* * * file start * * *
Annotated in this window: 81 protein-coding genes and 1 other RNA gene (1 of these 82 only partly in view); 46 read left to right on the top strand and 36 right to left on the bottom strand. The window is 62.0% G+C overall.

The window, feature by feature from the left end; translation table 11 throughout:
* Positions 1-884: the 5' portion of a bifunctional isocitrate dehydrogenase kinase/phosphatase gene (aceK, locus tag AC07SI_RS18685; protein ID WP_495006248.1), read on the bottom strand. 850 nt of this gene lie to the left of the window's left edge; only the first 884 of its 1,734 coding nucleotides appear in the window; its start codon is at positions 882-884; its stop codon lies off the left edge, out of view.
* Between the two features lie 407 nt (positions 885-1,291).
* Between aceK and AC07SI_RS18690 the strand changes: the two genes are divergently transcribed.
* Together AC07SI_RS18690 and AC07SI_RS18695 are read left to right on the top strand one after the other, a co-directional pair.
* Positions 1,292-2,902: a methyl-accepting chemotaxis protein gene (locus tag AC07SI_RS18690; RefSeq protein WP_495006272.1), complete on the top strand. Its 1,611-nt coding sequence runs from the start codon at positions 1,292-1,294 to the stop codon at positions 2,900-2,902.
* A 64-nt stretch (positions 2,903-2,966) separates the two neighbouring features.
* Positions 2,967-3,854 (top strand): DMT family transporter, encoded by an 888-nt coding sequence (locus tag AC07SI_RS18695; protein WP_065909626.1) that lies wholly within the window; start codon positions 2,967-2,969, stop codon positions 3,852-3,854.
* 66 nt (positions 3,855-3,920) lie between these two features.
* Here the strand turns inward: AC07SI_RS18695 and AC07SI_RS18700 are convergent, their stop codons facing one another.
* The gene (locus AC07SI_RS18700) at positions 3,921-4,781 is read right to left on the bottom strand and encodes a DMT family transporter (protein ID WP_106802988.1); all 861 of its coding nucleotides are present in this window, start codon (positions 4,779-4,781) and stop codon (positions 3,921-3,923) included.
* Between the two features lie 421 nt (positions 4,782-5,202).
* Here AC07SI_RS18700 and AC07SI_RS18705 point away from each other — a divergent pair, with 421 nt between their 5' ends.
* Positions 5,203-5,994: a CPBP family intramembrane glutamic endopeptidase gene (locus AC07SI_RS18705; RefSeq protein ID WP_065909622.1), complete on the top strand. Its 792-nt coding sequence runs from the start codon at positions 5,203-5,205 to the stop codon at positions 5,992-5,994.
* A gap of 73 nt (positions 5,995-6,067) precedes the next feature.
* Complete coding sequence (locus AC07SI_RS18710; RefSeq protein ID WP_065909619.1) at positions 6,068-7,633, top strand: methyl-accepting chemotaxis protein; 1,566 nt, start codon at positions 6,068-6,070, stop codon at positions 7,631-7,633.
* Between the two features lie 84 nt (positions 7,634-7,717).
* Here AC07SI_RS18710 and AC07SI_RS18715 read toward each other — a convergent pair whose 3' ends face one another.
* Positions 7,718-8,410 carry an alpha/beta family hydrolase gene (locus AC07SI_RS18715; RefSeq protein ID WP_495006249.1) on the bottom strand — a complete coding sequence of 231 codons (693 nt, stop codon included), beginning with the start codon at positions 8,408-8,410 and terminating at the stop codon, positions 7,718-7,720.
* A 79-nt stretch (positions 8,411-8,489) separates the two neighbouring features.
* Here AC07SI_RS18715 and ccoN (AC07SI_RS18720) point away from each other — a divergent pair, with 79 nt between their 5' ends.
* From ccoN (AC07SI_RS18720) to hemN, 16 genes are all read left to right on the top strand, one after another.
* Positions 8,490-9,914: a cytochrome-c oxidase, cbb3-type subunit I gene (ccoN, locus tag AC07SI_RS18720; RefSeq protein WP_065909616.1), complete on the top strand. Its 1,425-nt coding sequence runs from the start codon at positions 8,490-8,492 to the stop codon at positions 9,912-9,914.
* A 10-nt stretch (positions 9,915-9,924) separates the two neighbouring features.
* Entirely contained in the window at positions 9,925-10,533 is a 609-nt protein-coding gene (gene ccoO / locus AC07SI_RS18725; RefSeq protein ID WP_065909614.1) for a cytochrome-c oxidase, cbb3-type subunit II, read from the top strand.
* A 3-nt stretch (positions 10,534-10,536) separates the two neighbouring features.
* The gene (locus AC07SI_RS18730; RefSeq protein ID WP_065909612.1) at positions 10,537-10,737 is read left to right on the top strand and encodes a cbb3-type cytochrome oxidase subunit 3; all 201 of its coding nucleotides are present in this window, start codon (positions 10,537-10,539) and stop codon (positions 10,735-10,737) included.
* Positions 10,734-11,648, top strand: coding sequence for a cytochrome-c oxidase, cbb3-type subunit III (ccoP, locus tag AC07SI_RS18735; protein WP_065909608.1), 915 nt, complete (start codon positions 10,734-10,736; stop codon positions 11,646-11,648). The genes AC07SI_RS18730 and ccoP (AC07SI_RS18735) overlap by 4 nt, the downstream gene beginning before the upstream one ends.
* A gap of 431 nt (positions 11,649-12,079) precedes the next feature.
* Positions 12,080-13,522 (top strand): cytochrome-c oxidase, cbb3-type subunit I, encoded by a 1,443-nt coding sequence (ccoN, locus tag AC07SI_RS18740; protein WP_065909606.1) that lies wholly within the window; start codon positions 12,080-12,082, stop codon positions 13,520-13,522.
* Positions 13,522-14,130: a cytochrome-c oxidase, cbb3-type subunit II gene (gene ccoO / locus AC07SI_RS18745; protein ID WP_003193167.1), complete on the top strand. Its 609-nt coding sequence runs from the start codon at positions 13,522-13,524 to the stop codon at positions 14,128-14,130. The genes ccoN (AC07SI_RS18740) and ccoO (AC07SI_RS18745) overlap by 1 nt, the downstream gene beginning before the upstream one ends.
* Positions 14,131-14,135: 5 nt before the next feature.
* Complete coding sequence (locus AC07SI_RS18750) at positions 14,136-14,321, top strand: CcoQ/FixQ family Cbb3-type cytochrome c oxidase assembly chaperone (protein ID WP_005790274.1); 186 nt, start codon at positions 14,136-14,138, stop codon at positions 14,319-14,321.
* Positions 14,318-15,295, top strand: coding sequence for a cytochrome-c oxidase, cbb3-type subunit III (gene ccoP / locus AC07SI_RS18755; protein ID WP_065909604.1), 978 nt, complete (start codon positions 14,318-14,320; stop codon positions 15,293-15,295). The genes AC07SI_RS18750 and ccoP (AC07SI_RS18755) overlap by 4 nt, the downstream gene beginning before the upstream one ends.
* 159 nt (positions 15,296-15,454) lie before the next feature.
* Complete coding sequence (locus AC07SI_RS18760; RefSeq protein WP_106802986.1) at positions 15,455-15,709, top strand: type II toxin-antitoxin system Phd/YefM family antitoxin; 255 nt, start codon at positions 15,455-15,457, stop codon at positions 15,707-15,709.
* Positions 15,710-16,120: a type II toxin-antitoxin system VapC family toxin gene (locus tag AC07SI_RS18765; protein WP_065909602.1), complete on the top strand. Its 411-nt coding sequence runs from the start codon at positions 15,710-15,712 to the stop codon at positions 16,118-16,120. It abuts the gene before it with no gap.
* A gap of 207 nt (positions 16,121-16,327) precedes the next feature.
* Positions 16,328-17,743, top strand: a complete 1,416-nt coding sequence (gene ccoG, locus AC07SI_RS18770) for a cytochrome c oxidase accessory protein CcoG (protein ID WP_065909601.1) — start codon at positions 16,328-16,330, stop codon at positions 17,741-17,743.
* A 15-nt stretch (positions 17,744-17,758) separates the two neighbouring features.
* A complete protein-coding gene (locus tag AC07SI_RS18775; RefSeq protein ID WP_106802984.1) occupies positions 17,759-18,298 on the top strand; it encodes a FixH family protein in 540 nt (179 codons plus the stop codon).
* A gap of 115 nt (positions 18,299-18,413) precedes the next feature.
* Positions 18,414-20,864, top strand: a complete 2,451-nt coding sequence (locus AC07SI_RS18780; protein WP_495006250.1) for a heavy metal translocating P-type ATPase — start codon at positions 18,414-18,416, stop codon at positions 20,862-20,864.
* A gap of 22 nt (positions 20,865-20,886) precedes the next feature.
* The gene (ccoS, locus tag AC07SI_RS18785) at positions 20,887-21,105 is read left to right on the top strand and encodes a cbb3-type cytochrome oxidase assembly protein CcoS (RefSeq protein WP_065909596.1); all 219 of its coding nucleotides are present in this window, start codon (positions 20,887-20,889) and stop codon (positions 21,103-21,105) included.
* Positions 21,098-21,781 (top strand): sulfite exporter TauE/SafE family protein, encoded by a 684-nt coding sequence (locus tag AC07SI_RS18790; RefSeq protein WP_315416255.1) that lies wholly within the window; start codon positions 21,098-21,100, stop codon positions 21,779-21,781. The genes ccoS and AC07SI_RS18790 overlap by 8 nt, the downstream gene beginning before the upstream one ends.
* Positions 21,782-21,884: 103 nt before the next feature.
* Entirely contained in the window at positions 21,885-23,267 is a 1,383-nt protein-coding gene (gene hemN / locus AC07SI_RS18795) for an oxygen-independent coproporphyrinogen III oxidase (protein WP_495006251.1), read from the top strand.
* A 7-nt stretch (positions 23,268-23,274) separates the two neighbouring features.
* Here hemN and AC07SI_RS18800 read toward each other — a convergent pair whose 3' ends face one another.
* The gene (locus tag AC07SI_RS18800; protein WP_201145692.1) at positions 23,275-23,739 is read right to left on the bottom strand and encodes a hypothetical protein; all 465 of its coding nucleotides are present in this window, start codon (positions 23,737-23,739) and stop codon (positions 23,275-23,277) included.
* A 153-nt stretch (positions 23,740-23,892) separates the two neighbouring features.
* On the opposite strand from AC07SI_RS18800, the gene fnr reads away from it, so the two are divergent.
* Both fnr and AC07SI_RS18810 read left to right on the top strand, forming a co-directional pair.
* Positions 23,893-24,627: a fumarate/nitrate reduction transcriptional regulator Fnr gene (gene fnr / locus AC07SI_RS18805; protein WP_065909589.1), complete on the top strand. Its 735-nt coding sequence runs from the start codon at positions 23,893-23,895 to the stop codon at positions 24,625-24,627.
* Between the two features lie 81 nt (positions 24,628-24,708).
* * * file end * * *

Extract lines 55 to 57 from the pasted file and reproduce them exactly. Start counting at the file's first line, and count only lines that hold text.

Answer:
* Both fnr and AC07SI_RS18810 read left to right on the top strand, forming a co-directional pair.
* Positions 23,893-24,627: a fumarate/nitrate reduction transcriptional regulator Fnr gene (gene fnr / locus AC07SI_RS18805; protein WP_065909589.1), complete on the top strand. Its 735-nt coding sequence runs from the start codon at positions 23,893-23,895 to the stop codon at positions 24,625-24,627.
* Between the two features lie 81 nt (positions 24,628-24,708).